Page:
Post Production and distribution

Most consider postproduction a time for editing. It is also time to focus on making deliverables so you can shop your film around. Potential distributors will require these before considering your film. Unless all these items are present, distributors will refrain from paying you. Save yourself time in the future and do the following during post-production.

Hearing is obviously one of the most important senses needed in film. A Music and Effects (M&E) track will prove this. This disc will provide distributors with sound mix without dialogue. It can be costly but when a distributor requires this disc to make dubbed version of your film, you will save time and money having already done it during the editing phase. Not to mention that during the time you waste making one, you may be dropped by your distributor.

The editing process is also an important time to add music to the film. Remember: you need clearances from the artist/label for any music you use. Know the music you want (or at least the type of artists you will use) before postproduction so you budget enough money for music clearances. This amount can change depending on who the artist/label is.

A distributor assumes that music is already cleared. You can do this several ways. One is to hire a music clearance professional. They will know their way around the business (and legal requirements) but again, this may be too much money for your budget. You can also hire a music supervisor who can work with your music from beginning to end but this costs money, too. However, with the rising popularity of soundtracks, it may be worth the investment to have a professional fit your movie with the perfect music. You may also consider selling the soundtrack rights to record labels.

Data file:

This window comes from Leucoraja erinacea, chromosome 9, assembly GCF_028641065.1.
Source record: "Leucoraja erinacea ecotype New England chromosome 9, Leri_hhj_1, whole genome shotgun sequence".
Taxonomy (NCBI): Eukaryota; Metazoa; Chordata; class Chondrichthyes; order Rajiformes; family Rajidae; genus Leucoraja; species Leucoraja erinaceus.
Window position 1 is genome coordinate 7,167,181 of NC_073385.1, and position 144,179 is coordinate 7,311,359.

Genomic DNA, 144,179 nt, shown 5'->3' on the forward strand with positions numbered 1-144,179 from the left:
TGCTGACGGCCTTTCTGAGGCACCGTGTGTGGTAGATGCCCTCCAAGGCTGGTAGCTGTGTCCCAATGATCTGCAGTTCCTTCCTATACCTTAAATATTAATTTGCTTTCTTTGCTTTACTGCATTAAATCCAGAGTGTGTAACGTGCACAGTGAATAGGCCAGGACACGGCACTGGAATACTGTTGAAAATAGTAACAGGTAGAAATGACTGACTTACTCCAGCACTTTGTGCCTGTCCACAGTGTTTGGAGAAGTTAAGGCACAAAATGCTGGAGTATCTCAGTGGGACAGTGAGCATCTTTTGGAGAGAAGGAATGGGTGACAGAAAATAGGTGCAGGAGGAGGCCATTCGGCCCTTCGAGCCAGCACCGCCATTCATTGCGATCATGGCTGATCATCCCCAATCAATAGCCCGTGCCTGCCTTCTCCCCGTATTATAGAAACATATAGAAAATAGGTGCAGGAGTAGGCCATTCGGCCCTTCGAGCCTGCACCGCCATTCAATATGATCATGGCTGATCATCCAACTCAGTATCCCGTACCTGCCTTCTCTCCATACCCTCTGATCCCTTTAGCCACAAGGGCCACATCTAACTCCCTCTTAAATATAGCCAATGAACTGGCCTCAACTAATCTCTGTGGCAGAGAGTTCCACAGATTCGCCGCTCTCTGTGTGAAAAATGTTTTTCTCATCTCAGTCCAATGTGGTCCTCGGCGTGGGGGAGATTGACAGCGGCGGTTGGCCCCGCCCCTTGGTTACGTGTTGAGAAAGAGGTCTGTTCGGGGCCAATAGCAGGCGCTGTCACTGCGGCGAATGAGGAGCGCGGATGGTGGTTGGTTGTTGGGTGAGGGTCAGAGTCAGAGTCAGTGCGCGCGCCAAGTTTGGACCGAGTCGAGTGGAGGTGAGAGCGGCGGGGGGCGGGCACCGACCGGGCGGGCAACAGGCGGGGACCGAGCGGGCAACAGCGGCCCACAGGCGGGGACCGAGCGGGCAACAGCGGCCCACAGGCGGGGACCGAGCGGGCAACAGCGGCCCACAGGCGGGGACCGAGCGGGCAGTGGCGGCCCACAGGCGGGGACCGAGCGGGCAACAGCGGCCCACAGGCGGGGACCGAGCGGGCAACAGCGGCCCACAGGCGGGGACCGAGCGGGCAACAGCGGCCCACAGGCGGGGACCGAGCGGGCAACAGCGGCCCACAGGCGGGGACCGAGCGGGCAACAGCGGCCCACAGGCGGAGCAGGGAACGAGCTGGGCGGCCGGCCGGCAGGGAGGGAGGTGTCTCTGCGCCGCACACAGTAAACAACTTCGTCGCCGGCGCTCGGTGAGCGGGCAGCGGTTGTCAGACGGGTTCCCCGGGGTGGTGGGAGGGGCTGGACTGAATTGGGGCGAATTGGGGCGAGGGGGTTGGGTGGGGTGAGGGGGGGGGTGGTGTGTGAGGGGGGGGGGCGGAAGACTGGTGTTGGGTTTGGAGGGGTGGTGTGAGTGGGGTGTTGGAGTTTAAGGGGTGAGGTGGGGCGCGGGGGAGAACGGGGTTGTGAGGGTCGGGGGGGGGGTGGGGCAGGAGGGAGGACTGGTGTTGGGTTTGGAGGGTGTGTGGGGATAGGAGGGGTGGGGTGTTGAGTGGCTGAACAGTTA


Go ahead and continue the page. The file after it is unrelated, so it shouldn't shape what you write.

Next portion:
You will need masters of your film and they should be nothing less than perfect. Have a lab run them through a Quality Control (QC) test to make sure. These masters should be with either Digibeta or HD. When you get a distribution deal, they will run your master through a QC process. If it doesn’t pass, you may lose your chance with a distributor. If you run your own test, you have the time to fix it and show the report to the distributor.

Don’t forget the importance of a photograph! This is something you should have done during production and use your postproduction phase to pick the best ones. A CD-ROM or DVD is typically accepted.

Producer Buzz McLaughlin offered a few tips on deliverables: above all else, he stresses the importance of planning for deliverables that seem so distant when in the preproduction and production stage. But he offers warning of the problems that arise from oversight of these key deliverables. He also stresses the amazing effect of hiring a professional to help you with these deliverables. With these in mind, starting making your deliverable package now!